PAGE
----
LearningPortuguese

Imperfect Indicative

Not too difficult eh? All right then, let's start to make things a little more complicated. Another tense that has to do with the past is the ‘imperfect indicative’. Basically, this refers to an action that took place in the past, but was ongoing for a period of time and where the time of completion of the action is not specified. It is precisely because of this lack of a specified time that the tense is called ‘imperfect’.

We don't really have a direct equivalent in English - we use the preterite, past continuous, or conditional instead (more on those later). Here are some English equivalents of the imperfect indicative:

I was working here in those days (past continuous).

I worked here in those days (preterite).

In those days, I would work here then go home (conditional).

In English, it is typically the context that places the use of the verb in the imperfect – in the above examples, the use of ‘in those days’ indicates an ongoing action with no specific start or end. Without that context, we would not know that it was imperfect (relating to an ongoing past action without a specified completion event). In Portuguese, the verb ending directly implies the imperfect aspect, so you don’t need the extra contextual information to know that the timing of the action the verb relates to is not specific.

This tense is also used when you want to refer to something that used to happen. You can either use the appropriate conjugation of the verb in the imperfect indicative tense directly, or use the appropriate conjugation of the verb ‘costumar’ in the imperfect, followed by the infinitive of the verb you are referring to (so ‘Eu costumava trabalhar aqui’ and ‘Eu trabalhava aqui’ could both be used to mean ‘I used to work here’).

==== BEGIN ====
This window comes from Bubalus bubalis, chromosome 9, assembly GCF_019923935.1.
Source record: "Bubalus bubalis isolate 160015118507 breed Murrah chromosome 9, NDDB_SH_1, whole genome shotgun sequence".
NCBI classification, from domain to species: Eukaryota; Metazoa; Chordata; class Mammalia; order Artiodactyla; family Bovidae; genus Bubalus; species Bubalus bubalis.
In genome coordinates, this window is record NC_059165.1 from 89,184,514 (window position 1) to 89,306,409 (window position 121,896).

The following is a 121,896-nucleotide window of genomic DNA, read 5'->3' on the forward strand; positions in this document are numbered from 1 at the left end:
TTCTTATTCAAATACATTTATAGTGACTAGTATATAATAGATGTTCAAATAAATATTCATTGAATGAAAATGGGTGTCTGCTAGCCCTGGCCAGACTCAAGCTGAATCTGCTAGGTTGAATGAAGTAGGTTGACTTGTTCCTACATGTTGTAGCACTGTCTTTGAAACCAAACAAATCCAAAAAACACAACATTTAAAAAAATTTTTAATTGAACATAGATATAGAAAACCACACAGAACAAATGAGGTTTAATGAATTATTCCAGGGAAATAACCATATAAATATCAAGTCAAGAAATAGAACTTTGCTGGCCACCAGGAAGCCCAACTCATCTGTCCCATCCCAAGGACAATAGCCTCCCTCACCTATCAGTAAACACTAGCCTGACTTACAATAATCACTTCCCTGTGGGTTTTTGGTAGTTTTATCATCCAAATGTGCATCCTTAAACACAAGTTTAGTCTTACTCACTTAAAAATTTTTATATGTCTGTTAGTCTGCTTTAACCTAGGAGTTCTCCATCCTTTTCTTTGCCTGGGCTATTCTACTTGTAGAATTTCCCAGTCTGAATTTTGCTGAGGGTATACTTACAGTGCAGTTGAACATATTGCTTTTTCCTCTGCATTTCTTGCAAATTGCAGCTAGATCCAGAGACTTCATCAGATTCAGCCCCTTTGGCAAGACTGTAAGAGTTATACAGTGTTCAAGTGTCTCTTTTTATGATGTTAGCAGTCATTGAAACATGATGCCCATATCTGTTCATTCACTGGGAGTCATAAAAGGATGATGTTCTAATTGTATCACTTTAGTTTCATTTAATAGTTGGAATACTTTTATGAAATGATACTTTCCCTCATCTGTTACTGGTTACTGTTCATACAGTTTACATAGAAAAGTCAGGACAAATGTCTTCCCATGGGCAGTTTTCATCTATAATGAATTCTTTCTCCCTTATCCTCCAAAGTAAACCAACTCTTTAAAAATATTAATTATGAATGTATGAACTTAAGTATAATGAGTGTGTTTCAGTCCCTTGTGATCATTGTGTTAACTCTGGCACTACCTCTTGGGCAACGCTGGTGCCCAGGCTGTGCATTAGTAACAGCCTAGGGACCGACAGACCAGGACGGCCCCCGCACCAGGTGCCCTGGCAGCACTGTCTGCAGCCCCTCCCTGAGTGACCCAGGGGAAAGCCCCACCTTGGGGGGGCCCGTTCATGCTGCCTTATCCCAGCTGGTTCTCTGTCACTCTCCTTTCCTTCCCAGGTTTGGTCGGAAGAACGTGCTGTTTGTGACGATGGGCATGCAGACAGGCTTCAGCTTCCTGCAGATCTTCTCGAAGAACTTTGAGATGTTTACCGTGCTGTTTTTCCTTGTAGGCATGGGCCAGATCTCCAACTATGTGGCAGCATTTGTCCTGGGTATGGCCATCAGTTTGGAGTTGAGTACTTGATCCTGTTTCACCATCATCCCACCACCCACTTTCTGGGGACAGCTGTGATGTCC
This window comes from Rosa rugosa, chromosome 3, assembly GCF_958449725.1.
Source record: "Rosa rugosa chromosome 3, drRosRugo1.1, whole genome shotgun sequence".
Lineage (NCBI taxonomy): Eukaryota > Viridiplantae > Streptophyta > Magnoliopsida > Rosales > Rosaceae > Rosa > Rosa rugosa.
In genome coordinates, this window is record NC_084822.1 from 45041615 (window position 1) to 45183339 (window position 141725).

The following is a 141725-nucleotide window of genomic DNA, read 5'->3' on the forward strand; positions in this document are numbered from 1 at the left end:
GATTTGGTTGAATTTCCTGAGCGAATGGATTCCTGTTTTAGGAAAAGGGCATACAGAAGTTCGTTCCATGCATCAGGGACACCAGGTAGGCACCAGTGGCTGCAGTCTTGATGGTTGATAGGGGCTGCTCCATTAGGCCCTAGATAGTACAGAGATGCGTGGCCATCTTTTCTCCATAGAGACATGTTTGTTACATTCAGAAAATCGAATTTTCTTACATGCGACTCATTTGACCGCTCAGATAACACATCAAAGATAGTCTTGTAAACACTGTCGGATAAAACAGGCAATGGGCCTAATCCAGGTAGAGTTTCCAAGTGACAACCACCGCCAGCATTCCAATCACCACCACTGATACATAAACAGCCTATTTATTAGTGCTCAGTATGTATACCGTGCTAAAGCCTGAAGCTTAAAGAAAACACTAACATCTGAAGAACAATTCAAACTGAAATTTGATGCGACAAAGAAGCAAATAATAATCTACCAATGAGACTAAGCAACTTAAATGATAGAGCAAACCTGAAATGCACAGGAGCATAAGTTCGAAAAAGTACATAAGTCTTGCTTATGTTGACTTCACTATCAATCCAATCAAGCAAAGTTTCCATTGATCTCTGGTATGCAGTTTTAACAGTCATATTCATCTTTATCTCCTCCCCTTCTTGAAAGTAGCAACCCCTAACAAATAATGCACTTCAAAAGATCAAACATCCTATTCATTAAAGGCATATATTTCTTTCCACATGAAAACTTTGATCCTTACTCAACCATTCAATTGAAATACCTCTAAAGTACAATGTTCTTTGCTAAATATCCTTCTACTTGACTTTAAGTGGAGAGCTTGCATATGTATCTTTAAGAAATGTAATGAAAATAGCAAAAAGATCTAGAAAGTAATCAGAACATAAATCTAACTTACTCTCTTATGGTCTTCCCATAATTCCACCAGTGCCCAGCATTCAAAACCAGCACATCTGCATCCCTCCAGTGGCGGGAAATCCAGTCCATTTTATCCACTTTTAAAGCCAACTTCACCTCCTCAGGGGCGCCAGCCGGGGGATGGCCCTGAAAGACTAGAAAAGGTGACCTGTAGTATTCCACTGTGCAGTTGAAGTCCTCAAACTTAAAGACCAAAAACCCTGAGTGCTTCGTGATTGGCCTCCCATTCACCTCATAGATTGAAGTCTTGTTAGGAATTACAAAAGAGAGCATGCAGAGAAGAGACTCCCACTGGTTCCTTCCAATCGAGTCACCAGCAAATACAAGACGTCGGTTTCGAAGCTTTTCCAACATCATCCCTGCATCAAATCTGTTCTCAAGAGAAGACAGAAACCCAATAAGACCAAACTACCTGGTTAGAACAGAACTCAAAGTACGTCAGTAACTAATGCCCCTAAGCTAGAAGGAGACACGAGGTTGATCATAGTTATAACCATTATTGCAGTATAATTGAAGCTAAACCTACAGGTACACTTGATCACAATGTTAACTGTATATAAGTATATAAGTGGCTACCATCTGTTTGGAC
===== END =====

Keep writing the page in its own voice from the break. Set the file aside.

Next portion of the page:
Imperfect indicative tense of the first conjugation regular verb: trabalhar (to work)

trabalhava

trabalhávamos

trabalhavas

trabalháveis

trabalhava

trabalhavam

Imperfect indicative tense of the first conjugation regular verb: pensar (to think)

pensava

pensávamos

pensavas

pensáveis

pensava

pensavam

Imperfect indicative tense of the second conjugation regular verb: comer (to eat)

comia

comíamos

comias

comíeis

comia

comiam

Imperfect indicative tense of the second conjugation regular verb: escrever (to write).

escrevia

escrevíamos

escrevias

escrevíeis

escrevia

escreviam

Imperfect indicative tense of the third conjugation regular verb: garantir (to guarantee).

garantia

garantíamos

garantias

garantíeis

garantia

garantiam

Imperfect indicative tense of the third conjugation regular verb: assistir (to attend; to watch)

assistia

assistíamos

assistias

assistíeis

assistia

assistiam

Irregular imperfect indicatives…

Imperfect indicative tense of the irregular first conjugation verb: estar (to be)

estava

estávamos

estavas

estáveis

estava

estavam

Imperfect indicative tense of the irregular second conjugation verb: ser (to be)

era

éramos

eras

éreis

era

eram

Imperfect indicative tense of the irregular third conjugation verb: ir (to go)

ia

íamos

ias

íeis

ia

iam

So when you are talking about something that extended over an indefinite period of time – as opposed to an event or something that was accomplished – you use the imperfect indicative rather than the preterite.

Foi or Era?

Note the difference between the words ‘foi’ (preterite) and ‘era’ (imperfect indicative) – and their equivalents for the other ‘persons’ of their respective tenses. This is often the source of confusion, because both words are usually translated as ‘was’ in English, and both come from the verb ‘ser’. The rule is exactly the same as for the other verbs though – ‘foi’ is used for an event or accomplished action, and ‘era’ relates to an action or process which occurred over an indefinite period of time in the past. So…

A exposição foi boa

The exhibition was good (referring to a known time period)

Era um homem bom

He was a good man (over an unspecified period of time)

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